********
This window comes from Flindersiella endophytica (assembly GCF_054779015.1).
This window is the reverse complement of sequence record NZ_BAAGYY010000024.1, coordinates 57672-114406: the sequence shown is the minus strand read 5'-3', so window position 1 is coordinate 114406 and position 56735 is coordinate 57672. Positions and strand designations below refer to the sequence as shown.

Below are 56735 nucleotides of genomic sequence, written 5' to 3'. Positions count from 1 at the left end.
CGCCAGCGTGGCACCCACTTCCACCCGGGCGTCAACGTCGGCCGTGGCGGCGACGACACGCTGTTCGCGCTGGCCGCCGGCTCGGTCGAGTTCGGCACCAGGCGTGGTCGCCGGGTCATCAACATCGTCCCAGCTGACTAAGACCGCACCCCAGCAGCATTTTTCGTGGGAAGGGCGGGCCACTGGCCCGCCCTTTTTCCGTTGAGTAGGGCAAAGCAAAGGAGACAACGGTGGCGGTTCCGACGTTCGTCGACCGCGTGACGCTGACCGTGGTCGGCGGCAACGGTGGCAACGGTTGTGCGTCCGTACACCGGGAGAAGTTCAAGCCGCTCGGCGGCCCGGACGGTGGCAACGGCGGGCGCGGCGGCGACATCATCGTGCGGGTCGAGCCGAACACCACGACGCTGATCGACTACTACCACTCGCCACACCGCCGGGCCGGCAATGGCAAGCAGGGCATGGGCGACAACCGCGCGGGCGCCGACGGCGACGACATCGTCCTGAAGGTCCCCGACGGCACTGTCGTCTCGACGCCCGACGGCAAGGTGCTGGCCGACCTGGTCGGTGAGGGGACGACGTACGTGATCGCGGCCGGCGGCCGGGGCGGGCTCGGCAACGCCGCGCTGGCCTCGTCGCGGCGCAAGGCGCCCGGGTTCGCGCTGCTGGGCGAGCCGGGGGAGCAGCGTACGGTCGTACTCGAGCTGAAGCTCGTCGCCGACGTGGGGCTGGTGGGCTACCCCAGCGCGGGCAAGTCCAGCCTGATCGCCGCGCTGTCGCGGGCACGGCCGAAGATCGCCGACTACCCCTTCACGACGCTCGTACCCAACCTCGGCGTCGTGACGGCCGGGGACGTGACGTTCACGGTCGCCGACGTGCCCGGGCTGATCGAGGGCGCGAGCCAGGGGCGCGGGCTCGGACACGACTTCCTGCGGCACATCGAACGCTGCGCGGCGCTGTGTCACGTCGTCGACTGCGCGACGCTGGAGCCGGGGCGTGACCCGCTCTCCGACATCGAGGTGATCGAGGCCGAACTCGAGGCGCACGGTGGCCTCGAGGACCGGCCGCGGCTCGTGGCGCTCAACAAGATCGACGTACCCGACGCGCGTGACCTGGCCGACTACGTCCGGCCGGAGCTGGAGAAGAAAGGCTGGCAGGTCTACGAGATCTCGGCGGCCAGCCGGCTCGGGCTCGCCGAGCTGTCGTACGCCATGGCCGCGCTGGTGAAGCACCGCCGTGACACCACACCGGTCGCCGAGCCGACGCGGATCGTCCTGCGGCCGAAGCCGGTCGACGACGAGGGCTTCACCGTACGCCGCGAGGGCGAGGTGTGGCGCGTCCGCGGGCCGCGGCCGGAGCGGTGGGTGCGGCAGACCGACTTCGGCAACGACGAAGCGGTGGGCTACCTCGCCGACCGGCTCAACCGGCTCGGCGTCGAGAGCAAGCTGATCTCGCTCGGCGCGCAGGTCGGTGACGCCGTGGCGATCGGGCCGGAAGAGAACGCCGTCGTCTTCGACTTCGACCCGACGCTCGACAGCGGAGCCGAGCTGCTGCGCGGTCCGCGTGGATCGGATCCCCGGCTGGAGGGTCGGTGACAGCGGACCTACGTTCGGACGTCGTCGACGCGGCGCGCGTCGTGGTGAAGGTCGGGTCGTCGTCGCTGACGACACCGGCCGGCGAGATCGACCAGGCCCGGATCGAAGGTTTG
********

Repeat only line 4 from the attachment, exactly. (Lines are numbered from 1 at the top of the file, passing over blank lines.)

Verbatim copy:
CGCCAGCGTGGCACCCACTTCCACCCGGGCGTCAACGTCGGCCGTGGCGGCGACGACACGCTGTTCGCGCTGGCCGCCGGCTCGGTCGAGTTCGGCACCAGGCGTGGTCGCCGGGTCATCAACATCGTCCCAGCTGACTAAGACCGCACCCCAGCAGCATTTTTCGTGGGAAGGGCGGGCCACTGGCCCGCCCTTTTTCCGTTGAGTAGGGCAAAGCAAAGGAGACAACGGTGGCGGTTCCGACGTTCGTCGACCGCGTGACGCTGACCGTGGTCGGCGGCAACGGTGGCAACGGTTGTGCGTCCGTACACCGGGAGAAGTTCAAGCCGCTCGGCGGCCCGGACGGTGGCAACGGCGGGCGCGGCGGCGACATCATCGTGCGGGTCGAGCCGAACACCACGACGCTGATCGACTACTACCACTCGCCACACCGCCGGGCCGGCAATGGCAAGCAGGGCATGGGCGACAACCGCGCGGGCGCCGACGGCGACGACATCGTCCTGAAGGTCCCCGACGGCACTGTCGTCTCGACGCCCGACGGCAAGGTGCTGGCCGACCTGGTCGGTGAGGGGACGACGTACGTGATCGCGGCCGGCGGCCGGGGCGGGCTCGGCAACGCCGCGCTGGCCTCGTCGCGGCGCAAGGCGCCCGGGTTCGCGCTGCTGGGCGAGCCGGGGGAGCAGCGTACGGTCGTACTCGAGCTGAAGCTCGTCGCCGACGTGGGGCTGGTGGGCTACCCCAGCGCGGGCAAGTCCAGCCTGATCGCCGCGCTGTCGCGGGCACGGCCGAAGATCGCCGACTACCCCTTCACGACGCTCGTACCCAACCTCGGCGTCGTGACGGCCGGGGACGTGACGTTCACGGTCGCCGACGTGCCCGGGCTGATCGAGGGCGCGAGCCAGGGGCGCGGGCTCGGACACGACTTCCTGCGGCACATCGAACGCTGCGCGGCGCTGTGTCACGTCGTCGACTGCGCGACGCTGGAGCCGGGGCGTGACCCGCTCTCCGACATCGAGGTGATCGAGGCCGAACTCGAGGCGCACGGTGGCCTCGAGGACCGGCCGCGGCTCGTGGCGCTCAACAAGATCGACGTACCCGACGCGCGTGACCTGGCCGACTACGTCCGGCCGGAGCTGGAGAAGAAAGGCTGGCAGGTCTACGAGATCTCGGCGGCCAGCCGGCTCGGGCTCGCCGAGCTGTCGTACGCCATGGCCGCGCTGGTGAAGCACCGCCGTGACACCACACCGGTCGCCGAGCCGACGCGGATCGTCCTGCGGCCGAAGCCGGTCGACGACGAGGGCTTCACCGTACGCCGCGAGGGCGAGGTGTGGCGCGTCCGCGGGCCGCGGCCGGAGCGGTGGGTGCGGCAGACCGACTTCGGCAACGACGAAGCGGTGGGCTACCTCGCCGACCGGCTCAACCGGCTCGGCGTCGAGAGCAAGCTGATCTCGCTCGGCGCGCAGGTCGGTGACGCCGTGGCGATCGGGCCGGAAGAGAACGCCGTCGTCTTCGACTTCGACCCGACGCTCGACAGCGGAGCCGAGCTGCTGCGCGGTCCGCGTGGATCGGATCCCCGGCTGGAGGGTCGGTGACAGCGGACCTACGTTCGGACGTCGTCGACGCGGCGCGCGTCGTGGTGAAGGTCGGGTCGTCGTCGCTGACGACACCGGCCGGCGAGATCGACCAGGCCCGGATCGAAGGTTTG